Abstract: We see, that there is a fine line between the positive and negative applications of persuasive technology. It does not help, that there are now so many different sensors, embedded in so many different devices, ensuring ubiquitous connectivity. For the person, for whom digital technology is a means of recovery, ubiquity is powerful and beneficial. But for the person who is hyper-connected ubiquitous technology may well mean a life destined without an ability to disconnect. For the greater part, we are relying on technology to tell us what to do, and in essence we are losing our intuition to make judgments and decisions. When used correctly, persuasive technology can empower and build intuition. But one need only observe wearers of Fitbits, to quickly ascertain that these digital technologies somehow manage to dumb the senses, despite they are packed with sensors. It is a paradox. The more quantitative data we have streaming from so many different on-board sensors, the less our ability to make sense of it in every day contexts. We rely on dumb apps, to give us smart advice. Indicative however of this techno generational crisis, is the poor logic behind apps built for mobile devices, being embraced for use in large workforces, like university campuses across the world.
Title: Improving the User Experience of training with Interactive Learning
Presenter: Mark Freeman
This presentation will present an overview of a current research project providing an analysis of current tools for supporting interactive learning. It will then review how current tools for interactive learning employ persuasive techniques to increase learning outcomes.
Title: Talking about attachment and engagement: technology in the early childhood education environment
Speaker: Dr. Holly Tootell
Technology has equipped the early childhood education sector with convenient ways to engage parents and educators. There is a need to explore the professional and ethical considerations of the use of IT in these settings, from both sides. This talk provides insight into current discussions and opinions that are informing practice.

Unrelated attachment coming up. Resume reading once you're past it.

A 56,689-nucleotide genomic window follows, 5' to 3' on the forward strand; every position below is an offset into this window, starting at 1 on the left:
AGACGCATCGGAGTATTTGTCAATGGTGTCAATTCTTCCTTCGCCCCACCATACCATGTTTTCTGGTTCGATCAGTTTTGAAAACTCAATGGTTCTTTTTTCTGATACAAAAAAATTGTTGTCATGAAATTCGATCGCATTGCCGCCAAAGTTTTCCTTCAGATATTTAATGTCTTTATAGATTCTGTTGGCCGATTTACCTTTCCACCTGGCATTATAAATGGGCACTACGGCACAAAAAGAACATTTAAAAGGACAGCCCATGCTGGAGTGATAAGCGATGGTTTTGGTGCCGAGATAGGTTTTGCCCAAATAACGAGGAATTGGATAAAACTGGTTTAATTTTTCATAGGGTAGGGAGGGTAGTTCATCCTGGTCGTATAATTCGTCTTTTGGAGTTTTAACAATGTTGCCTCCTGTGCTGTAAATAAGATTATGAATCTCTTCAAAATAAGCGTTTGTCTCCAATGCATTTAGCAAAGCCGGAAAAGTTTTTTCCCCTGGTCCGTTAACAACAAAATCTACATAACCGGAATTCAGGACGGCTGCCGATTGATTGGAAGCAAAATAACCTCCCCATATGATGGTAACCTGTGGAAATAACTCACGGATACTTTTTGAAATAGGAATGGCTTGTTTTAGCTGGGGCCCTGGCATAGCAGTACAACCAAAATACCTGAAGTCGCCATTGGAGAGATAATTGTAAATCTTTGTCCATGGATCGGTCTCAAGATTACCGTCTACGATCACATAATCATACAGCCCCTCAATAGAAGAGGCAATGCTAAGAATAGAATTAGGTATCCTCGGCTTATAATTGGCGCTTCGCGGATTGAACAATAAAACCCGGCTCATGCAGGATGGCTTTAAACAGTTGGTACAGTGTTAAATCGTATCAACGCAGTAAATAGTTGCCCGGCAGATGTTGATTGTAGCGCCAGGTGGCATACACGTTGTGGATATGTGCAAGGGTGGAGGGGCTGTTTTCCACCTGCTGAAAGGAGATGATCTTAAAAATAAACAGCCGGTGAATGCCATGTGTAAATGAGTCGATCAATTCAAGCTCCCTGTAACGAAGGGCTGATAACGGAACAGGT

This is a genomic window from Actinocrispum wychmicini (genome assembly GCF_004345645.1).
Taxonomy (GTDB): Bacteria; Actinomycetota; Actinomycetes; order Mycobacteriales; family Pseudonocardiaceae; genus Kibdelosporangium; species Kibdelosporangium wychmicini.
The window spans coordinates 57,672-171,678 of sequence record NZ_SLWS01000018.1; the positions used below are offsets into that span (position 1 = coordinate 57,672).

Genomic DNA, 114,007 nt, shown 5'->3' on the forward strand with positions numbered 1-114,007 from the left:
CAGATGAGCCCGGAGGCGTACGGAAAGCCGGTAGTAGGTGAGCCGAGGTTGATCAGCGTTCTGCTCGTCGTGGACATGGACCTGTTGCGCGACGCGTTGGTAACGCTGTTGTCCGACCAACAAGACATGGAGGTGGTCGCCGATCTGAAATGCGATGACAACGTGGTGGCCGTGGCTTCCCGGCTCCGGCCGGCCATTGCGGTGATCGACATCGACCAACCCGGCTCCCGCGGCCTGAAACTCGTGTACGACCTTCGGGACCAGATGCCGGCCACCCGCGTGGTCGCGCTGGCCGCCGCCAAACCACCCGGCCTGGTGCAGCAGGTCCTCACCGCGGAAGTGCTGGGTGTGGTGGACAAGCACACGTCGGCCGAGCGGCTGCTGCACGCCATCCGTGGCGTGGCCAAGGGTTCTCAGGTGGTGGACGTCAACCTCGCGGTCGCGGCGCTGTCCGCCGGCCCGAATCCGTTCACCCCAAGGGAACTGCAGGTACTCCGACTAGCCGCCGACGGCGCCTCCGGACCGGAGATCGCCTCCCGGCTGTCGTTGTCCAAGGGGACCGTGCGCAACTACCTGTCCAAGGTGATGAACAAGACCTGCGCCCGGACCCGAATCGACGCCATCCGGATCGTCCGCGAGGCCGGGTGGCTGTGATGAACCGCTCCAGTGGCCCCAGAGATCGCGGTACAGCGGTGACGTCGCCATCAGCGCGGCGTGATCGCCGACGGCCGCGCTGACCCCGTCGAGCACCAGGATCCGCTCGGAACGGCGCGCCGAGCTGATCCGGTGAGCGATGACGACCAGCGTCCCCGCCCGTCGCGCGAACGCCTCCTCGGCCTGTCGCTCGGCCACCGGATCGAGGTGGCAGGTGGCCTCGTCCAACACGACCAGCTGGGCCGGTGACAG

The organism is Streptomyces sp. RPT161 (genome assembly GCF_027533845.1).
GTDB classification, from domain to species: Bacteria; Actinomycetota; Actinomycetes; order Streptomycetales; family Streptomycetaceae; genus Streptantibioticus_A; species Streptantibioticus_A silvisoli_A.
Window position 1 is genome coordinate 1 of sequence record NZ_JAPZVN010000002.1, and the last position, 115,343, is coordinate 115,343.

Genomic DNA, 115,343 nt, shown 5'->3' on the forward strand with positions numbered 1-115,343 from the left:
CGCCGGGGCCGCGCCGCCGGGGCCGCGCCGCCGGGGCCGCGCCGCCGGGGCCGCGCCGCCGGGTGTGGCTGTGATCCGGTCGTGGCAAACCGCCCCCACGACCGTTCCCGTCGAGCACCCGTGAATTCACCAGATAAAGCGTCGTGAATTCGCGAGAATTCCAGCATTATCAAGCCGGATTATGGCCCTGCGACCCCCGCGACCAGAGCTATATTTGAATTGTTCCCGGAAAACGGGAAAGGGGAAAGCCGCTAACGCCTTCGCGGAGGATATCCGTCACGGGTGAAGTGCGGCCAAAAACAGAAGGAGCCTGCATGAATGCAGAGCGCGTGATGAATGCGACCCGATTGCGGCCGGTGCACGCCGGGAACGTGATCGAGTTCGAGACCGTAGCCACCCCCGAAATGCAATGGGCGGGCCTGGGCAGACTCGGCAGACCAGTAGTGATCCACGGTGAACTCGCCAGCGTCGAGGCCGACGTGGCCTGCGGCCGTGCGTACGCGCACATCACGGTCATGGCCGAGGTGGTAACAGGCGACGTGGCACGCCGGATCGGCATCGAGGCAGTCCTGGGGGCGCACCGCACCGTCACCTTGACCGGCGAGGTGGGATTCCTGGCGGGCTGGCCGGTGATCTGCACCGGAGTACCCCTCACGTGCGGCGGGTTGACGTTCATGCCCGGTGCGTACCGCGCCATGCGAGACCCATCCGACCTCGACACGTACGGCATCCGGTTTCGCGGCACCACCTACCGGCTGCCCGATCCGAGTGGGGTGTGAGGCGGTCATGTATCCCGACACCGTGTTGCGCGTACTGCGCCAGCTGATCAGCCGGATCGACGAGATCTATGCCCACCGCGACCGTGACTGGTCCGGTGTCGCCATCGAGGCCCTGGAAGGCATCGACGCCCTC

Title: Persuasive technologies and people who experience disability: Who needs to be persuaded?
Speaker: William Tibben
The broader socio-technical context in which ICTs are adopted by people who experience disabilities in one characterised by enthusiastic adopters but recalcitrant policy and technical contexts. The socio-political context which tends to marginalise people who experience disabilities represents an unwelcoming and resistant brake on technology development and adoption. This presentation provides a brief account of recent policy changes in government ICT procurement where, despite Australia’s obligations to UN Convention of the Rights of People with Disabilities (UNCRPD), progress has been slow in mandating the use of accessible ICTs by Australian Government entities. The technology as tool model is challenged by social-cultural contexts that under value diversity which leads to marginalisation.
Title: Information systems for assisted living – AAL Systems
Speaker: Elena Vlahu-Gjorgievska
The purpose of the project is to summarise different approaches and designs of the systems that are used in assisted living. The project will review the similarities, as well as the differences that add a line of uniqueness for each system. Differentiating the parts of the AAL systems will provide a good overview of the information (and data) that are distributed and exchanged into the systems, as well as the acceptance of the systems by its stakeholders. The research should propose remarks regarding the design and distinct the functionalities of the AAL systems that are essential for all stakeholders and summarise approaches used for evaluation of the AAL systems.